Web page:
I wouldn't call it a "design flaw", what I'd call it is "a component that will fail earlier than the other components". 

Eventually, everything breaks at some point.  For the ultem-made mixin chamber, it appears that if you combine "too tight a flow constrictor" with "commercial use" with "cold water clean daily", then you can cause this material to break before the other components have started to fail.

Now that we've extended the lifetime of 3 components that would fail first, we're now waiting to find the next component on the list, that will fail before the others.  

On 15/07/2019 at 01:03, LostCreekSooner said:

Few small questions regarding the tablets.  Looks like there is a new updated tablet with updated Android OS, faster cpu, and  more memory on the near horizon.  Is the screen any different and does it ‘feel faster’ when using the app?  Ie any reason to wait?  Also, is the tablet on the DE1Pro supported by the bracket with 2 holes in the case - or is it using the magnetic holder?  Which brings me to final question.  It looks like the tablet can be optional in the future.  I haven’t seen much discussion  on this topic?  Is the thought process that most people will continue to keep their tablet as is currently?

Screen is identical, same resolution and brightness. App speed feels identical.  However, more memory and faster CPU was needed to run a newer Android version (8.1 vs 5.1) at the same perceived speed, so that's why the newer tablet is beefier.   However, this also means that the newer tablet, being more modern, is able to run non-coffee-related software much better than the current tablet.  If that's what you want to do with it (up to you), then the newer tablet is better for you.

The DE1PRO is staying with the magnetic Steelie stand.

A tablet will be optional for daily use (making drinks), but essential for creating profiles, seeing the charts, etc...  The "no tablet" crowd is very likely to only be cafes, who don't want their employees to fiddle, and they want to lock down the recipe used.

-john

 

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On 11/07/2019 at 17:42, decent_espresso said:

Cracking up

Now that cafes have been starting to use our espresso machines in heavy use situations, we're now able to tell what components are up to the task.  

About six months ago, Charles Temkey came on board. He's an engineer specialized in the longevity of marine equipment. He completely took apart his DE1PRO, after making several thousand shots with it, to find what was wearing. He identified two weaknesses, which we addressed with the v1.1 launch in January.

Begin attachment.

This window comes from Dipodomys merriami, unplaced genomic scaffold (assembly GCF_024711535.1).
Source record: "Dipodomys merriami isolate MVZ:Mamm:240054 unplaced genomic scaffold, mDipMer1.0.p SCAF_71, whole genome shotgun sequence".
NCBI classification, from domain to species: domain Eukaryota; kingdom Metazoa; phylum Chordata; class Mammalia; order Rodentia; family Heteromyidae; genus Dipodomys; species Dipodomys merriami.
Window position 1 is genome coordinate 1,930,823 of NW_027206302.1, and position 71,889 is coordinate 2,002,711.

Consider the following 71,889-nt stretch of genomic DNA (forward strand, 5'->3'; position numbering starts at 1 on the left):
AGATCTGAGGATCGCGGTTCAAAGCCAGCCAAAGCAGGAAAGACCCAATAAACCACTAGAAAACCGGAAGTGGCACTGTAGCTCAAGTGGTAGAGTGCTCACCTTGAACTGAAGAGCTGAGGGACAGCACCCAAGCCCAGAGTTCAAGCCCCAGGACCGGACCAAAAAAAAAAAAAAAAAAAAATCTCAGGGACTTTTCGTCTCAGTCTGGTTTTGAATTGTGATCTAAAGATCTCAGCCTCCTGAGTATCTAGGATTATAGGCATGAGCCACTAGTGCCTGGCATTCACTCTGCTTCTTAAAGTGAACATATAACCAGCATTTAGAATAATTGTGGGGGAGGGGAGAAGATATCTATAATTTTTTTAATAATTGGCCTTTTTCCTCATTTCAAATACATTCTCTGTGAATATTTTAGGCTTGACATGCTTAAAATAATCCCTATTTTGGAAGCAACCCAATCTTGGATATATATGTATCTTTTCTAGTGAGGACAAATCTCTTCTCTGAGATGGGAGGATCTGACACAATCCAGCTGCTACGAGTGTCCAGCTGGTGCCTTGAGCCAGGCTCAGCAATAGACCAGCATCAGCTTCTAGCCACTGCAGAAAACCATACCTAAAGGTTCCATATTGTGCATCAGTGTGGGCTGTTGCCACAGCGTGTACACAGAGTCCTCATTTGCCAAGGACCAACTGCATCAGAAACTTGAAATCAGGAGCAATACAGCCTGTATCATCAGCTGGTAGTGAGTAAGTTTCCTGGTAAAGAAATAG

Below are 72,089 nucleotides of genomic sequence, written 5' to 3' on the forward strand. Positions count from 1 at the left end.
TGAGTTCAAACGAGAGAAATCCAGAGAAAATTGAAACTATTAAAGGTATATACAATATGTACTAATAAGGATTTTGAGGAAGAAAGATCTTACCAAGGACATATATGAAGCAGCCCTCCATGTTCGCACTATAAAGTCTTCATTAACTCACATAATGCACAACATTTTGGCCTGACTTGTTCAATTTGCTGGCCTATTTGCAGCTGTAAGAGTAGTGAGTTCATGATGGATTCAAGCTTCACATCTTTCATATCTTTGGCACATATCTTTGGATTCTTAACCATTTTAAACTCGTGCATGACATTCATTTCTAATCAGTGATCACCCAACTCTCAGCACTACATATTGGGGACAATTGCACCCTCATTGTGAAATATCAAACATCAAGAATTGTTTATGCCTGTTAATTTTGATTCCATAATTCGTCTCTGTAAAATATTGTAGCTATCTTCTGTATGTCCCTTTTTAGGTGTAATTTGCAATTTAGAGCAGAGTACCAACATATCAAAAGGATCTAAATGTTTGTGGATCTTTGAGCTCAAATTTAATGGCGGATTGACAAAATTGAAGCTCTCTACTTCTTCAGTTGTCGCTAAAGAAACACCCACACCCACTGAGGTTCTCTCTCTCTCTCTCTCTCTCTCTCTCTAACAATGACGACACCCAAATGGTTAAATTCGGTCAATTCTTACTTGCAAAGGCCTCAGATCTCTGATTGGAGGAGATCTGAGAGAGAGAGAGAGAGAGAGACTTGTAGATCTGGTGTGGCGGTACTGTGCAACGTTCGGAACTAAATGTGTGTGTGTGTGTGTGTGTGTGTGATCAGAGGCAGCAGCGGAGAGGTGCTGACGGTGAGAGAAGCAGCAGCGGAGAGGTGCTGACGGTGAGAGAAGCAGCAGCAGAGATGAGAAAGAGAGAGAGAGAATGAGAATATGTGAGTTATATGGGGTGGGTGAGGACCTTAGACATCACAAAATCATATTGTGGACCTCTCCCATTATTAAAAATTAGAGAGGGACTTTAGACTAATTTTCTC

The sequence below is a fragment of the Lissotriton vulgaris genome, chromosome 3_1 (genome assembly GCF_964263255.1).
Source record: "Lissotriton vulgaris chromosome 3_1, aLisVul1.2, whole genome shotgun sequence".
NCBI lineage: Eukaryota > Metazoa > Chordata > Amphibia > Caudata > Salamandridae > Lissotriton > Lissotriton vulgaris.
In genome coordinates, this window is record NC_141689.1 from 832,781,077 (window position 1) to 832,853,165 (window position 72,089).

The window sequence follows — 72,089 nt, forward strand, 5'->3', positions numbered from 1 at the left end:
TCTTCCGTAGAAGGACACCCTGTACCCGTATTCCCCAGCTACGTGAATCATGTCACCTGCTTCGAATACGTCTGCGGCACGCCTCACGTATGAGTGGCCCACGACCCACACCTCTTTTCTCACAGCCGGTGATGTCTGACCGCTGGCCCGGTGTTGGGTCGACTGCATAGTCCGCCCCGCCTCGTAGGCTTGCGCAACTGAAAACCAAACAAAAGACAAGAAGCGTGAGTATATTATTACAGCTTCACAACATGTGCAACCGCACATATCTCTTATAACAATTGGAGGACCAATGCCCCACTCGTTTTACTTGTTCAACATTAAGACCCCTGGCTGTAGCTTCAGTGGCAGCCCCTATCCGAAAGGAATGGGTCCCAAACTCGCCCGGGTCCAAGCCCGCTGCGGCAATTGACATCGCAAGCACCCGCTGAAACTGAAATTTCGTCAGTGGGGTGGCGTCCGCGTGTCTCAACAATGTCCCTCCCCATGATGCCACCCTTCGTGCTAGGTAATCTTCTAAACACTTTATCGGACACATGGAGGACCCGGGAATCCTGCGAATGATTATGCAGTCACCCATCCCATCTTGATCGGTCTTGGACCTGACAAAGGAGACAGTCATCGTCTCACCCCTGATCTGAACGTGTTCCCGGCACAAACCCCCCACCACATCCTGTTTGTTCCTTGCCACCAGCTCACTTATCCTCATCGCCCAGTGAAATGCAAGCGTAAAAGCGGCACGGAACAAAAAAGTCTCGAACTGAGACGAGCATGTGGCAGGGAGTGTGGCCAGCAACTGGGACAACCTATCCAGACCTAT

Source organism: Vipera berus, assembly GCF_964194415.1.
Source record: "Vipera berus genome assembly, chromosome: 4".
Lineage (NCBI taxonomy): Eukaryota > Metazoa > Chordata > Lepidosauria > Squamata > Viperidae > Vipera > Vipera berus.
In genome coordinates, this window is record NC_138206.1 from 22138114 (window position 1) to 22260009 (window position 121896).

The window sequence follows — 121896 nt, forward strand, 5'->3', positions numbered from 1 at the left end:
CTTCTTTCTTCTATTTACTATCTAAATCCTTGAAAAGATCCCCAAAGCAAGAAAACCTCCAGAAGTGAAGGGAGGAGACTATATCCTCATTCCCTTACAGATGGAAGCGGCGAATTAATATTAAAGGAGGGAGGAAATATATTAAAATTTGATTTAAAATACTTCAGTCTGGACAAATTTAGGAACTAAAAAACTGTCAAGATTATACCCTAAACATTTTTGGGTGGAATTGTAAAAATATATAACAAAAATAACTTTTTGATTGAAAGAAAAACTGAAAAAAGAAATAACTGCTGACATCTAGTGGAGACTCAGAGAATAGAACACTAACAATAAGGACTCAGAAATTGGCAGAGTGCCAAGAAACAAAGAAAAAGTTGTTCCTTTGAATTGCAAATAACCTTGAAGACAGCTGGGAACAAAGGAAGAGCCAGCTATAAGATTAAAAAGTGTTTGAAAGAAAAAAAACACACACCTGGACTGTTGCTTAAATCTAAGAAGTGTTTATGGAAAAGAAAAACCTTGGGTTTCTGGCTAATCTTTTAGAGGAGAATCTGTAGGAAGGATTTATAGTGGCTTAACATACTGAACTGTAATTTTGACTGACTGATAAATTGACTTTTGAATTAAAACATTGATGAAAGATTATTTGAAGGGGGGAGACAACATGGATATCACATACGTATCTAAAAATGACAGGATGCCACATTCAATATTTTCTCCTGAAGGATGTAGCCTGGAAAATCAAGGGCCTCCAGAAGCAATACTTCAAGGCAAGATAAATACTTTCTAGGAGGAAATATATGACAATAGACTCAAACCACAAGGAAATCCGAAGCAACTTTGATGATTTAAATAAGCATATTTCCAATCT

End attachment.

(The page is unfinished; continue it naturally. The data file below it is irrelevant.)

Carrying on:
A month ago, a customer developed a leak in the mixing chamber of their Decent espresso machine.  This is where hot and cold water comes together with temperature sensors and flow constrictors, so that we can dynamically change the espresso water temperature.

We found cracking around the inserted flow constrictors. (see photo)  

We've identified two causes of this: (1) the flow constrictors are inserted under too much pressure, putting the Ultem resin under strain, and (2) the semi-transparent Ultem we're using allows cracks to propagate.

We're currently testing a variant material called Ultem 2100F, which mixes 10% glass fibers into the resin, for hugely increased crack resistance.  It's no longer translucent.  This material is what we're going to use in the v1.3 machines, which we'll start building in November.  

Since these cracks would fall (in my opinion) under the class of "manufacturer's mistake" Decent will repair any Ultem (v1.0 and v1.1 machines) that had cracks and leaked, forever, and for free. 

Note that we've only seen cracks so far in a few machines (I think it's less than 5) but that's also probably because cafes have been cautiously (and slowly) ramping up how close they put Decent espresso machines in their main line.

We've also made a jig to insert the flow constrictors, which puts less strain on the Ultem, once the constrictor has been inserted, and started using that right away.

One reason we've been slow to put out a DE1CAFE model, is that we want to learn everything we can about our DE1PRO line, how it can fail, and how to avoid that, before we make a model that we claim is ready for any use.  

It's largely a question of getting our machines out there, in real use, getting extremely involved when there is a failure, and repeatedly addressing each area of failure.  

I suspect that the process will take about another year, and we'll continue to hugely support the cafes kind and brave enough to trust our new company with their business.

-john

Hi John,

Would buying a reinforced grade of plastic (PEI is used I assume because of temperature limits) be any use to prevent propagation of cracks? I just ask as we have had a similar work-related issue with nylon's cracking *specifically high glass-filled content - it becomes very brittle*, and one of the solutions was to use a rubberised grade. It has exactly the same capabilities, but the rubber in it prevented crack propagation.

Furthermore - why PEI? Would something like a PA66 not also be suitable for similar temp. ranges?

Sorry, I know they're nerdy questions - just querying the choice.

Cheers.

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38 minutes ago, Cooffe said:

Hi John,

Would buying a reinforced grade of plastic (PEI is used I assume because of temperature limits) be any use to prevent propagation of cracks? I just ask as we have had a similar work-related issue with nylon's cracking *specifically high glass-filled content - it becomes very brittle*, and one of the solutions was to use a rubberised grade. It has exactly the same capabilities, but the rubber in it prevented crack propagation.